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Impact of the northern Pacific seastar Asterias amurensis on soft sediment assemblages, including commercial species, in southeast Tasmania

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Ross, Donald Jeffrey (2001) Impact of the northern Pacific seastar Asterias amurensis on soft sediment assemblages, including commercial species, in southeast Tasmania. PhD thesis, University of Tasmania.

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Abstract

Introduced species are having major impacts in terrestrial, freshwater and marine
ecosystems worldwide. In Australia, the introduced northern Pacific seastar (Asterias
amurensis) was first recorded in southeast Tasmania in 1986, where it has become
the dominant invertebrate predator in the Derwent River Estuary. Despite indirect
indications based on seastar foraging behavior, stomach contents, and estimates of
feeding electivity that suggest the potential for considerable impact on native benthic
marine assemblages, the impact of the seastar has not previously been examined
directly or quantitatively in either its native or introduced range. Because of the
absence of baseline data prior to the arrival of the seastar and the presence of other
anthropogenic stressors in the estuary, estimating the impact of the seastar is
difficult. To overcome these difficulties and the limitations of any one method of
impact assessment, I used multiple methods at different scales to provide
independent tests of impact: (a) experiments in which seastar density is manipulated
at several sites immediately beyond the current range of the seastar; (b) experiments
in which seastar density is manipulated following recruitment of prey; ( c)
experiments in which the density of both seastars and another introduced benthic
predator (Carcinus maenas) are manipulated to examine their interaction; (d)
comparative analysis of prey taxa in the sediments and in seastar stomachs; and ( e)
spatially hierarchical surveys to examine the relationship between soft sediment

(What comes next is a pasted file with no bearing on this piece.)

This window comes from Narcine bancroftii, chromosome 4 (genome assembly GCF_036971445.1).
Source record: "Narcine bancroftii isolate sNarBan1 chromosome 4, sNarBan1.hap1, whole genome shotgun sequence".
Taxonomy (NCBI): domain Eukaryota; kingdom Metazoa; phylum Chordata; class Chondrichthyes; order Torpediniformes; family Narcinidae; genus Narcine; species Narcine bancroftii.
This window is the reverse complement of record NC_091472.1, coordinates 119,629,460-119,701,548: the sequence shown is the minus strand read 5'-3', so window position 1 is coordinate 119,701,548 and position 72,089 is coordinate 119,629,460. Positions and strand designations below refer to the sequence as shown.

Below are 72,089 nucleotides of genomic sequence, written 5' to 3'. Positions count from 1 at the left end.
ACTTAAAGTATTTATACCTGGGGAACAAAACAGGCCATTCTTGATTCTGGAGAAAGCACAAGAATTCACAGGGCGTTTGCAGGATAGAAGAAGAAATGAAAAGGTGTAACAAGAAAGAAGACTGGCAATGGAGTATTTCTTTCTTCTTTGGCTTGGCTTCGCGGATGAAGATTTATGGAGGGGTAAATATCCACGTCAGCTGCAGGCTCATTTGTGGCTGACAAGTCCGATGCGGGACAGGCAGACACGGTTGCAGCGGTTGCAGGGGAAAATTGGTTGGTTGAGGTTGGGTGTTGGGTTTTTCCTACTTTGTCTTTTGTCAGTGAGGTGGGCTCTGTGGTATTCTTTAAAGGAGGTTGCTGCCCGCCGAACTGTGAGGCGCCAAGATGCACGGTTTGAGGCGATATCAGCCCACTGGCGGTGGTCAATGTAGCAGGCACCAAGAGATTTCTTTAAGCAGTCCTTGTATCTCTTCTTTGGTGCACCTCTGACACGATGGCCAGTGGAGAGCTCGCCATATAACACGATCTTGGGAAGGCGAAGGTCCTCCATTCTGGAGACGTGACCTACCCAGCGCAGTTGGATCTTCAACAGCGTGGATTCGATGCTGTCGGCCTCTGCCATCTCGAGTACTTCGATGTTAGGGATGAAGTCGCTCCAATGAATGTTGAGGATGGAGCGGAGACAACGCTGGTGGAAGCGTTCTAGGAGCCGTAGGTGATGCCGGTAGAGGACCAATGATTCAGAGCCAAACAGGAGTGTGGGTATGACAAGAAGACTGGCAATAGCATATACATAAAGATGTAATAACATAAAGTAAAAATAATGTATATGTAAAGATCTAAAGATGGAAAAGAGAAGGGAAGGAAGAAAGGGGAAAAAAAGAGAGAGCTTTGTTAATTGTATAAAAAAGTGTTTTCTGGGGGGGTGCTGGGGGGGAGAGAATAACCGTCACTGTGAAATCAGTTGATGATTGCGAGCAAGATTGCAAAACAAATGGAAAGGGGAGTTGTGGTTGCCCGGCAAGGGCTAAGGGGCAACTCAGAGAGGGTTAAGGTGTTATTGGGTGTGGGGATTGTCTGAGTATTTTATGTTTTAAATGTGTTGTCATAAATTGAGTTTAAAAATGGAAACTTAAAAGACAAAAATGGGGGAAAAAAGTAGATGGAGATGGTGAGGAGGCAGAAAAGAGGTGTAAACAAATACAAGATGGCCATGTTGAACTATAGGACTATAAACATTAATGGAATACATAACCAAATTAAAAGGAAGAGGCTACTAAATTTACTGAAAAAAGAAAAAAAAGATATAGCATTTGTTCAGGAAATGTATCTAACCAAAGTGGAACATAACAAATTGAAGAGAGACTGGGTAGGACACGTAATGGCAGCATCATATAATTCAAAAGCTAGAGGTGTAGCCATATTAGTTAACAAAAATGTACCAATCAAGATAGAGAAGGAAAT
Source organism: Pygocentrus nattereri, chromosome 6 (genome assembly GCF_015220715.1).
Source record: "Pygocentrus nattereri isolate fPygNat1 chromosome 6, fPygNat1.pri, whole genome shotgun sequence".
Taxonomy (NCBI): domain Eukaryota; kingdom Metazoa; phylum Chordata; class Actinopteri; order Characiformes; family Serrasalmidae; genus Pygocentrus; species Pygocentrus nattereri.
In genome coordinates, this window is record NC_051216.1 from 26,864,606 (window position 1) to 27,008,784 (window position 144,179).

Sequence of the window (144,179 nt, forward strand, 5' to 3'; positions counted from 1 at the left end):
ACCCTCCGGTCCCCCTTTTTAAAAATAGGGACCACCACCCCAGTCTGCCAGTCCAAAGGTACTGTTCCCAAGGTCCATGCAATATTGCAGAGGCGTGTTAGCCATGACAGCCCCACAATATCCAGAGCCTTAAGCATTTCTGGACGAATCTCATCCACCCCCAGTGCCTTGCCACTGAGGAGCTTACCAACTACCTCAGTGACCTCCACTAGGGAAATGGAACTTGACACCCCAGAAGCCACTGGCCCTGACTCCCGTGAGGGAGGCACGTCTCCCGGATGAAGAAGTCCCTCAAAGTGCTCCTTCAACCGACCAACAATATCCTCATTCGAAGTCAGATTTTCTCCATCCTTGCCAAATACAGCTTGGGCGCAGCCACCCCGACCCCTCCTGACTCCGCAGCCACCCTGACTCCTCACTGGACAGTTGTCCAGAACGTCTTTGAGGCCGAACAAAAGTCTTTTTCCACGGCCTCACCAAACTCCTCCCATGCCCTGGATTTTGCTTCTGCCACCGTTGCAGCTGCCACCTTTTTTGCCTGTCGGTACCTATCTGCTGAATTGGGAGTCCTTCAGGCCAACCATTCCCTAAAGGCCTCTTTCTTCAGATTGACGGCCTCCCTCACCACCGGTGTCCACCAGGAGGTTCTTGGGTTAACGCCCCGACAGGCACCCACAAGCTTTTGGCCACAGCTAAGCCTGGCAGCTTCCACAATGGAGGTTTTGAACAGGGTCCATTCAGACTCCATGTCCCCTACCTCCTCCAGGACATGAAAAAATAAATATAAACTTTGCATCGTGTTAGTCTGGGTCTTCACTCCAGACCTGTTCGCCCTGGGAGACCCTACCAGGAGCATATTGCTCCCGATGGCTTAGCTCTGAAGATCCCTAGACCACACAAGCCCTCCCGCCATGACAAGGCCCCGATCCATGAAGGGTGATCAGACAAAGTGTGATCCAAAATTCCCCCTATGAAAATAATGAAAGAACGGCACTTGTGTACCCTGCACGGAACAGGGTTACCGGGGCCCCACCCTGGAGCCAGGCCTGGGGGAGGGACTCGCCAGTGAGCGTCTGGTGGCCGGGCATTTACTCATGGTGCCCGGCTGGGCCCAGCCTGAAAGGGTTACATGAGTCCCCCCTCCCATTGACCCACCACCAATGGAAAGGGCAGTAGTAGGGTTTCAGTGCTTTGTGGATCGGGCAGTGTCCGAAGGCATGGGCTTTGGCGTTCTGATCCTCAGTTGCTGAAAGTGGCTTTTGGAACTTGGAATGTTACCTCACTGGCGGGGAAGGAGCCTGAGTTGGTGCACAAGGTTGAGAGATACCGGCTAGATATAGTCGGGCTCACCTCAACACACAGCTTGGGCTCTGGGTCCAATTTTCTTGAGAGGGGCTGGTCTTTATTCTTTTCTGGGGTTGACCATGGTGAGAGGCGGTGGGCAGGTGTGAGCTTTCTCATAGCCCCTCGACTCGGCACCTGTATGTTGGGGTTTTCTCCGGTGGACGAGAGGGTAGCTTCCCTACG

assemblages and seastar abundance at several sites in southeast Tasmania. The
combination of these methods provide, for the first time, a robust estimate of the
impact of the seastar.
In the Derwent River Estuary where the seastar occurs at high densities, live adult
bivalves are rare despite the presence in sediments of numerous recent remains
(intact shells) of adults. Experiments conducted immediately beyond the current
range clearly demonstrated a large impact of Asterias amurensis on adult bivalve
populations and on the commercial cockles Fu/via tenuicostata and Katelysia
rhytiphora in particular. Manipulative experiments also demonstrated that Asterias
amurensis has a large impact on the survivorship of bivalve recruits in the estuary,
effectively arresting significant recruitment events. Observations of diet and prey
switching show that while the seastar has clear food preferences, it is a generalist
predator able to switch to other prey when preferred prey become relatively rare.
This finding and results of experiments conducted at several sites demonstrated that
the exact nature of seastar effects is site and time specific given the inherent natural
variability in soft sediment assemblages and the seastar's responses to them. In the
event of spatial overlap with the introduced predatory European green crab (Care in us
maenas), experiments suggest that both predators may coexist because of resource
partitioning on the basis of prey size and/or habitat requirements, and that the impact
on bivalves may be greater in the presence of both species.
I use the results from experimental manipulations, feeding observations and large
scale surveys to provide a broad synthesis of the immediate and predicted impacts on
native assemblages and commercial species. There is strong evidence that predation
by the seastar is responsible for the decline and subsequent rarity of bivalve species
that live just below or on the sediment surface in the Derwent River Estuary. Recent
modelling of dispersal of seastar larvae indicates that the large majority of larvae
produced in the estuary are likely to be advected from it (Morris & Johnson in prep).
It seems clear that should seastar densities in other areas on the Tasmanian coast
attain the levels that occur in the Derwent River Estuary, there are likely to be large
direct effects on native assemblages, particularly on populations of large bivalves
(including commercial species) that live just under or on the sediment surface. Given
the seastar's ability to exploit a range of other food resources and the importance of
bivalves as a functional component of native systems, I also predict broader direct
and indirect effects on native assemblages. Overall, these important consequences of
the establishment and potential spread of this introduced predator warrant
management efforts to control its spread and impact.

Item Type: Thesis (PhD)
Keywords: Asterias amurensis, Exotic marine organisms
Copyright Holders: The Author
Copyright Information:

Copyright 2001 the Author - The University is continuing to endeavour to trace the copyright
owner(s) and in the meantime this item has been reproduced here in good faith. We
would be pleased to hear from the copyright owner(s).

Additional Information:

Thesis (Ph.D.)--University of Tasmania, 2001. Includes bibliographical references

Date Deposited: 03 Feb 2015 03:18
Last Modified: 11 Mar 2016 05:54
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